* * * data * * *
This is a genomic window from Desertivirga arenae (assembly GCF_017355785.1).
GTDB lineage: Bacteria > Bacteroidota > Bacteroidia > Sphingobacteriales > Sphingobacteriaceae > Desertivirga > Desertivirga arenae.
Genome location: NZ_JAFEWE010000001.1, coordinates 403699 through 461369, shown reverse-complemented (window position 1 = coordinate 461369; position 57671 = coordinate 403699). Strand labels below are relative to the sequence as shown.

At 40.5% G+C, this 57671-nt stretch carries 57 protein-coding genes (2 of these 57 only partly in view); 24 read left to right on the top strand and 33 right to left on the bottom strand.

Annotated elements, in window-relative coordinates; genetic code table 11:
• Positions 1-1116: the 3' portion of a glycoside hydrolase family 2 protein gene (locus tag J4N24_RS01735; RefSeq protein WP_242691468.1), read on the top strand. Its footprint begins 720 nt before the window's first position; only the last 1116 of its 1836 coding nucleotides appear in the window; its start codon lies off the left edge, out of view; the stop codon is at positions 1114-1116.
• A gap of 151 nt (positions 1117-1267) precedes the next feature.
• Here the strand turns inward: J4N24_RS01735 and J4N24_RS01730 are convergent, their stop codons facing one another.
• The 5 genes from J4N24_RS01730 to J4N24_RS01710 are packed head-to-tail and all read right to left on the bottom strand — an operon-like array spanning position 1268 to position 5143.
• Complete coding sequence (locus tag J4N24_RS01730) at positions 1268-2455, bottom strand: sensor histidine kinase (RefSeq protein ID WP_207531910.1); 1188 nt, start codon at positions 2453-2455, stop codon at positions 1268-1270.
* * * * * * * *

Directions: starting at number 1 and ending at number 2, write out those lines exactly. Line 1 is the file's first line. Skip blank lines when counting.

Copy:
This is a genomic window from Desertivirga arenae (assembly GCF_017355785.1).
GTDB lineage: Bacteria > Bacteroidota > Bacteroidia > Sphingobacteriales > Sphingobacteriaceae > Desertivirga > Desertivirga arenae.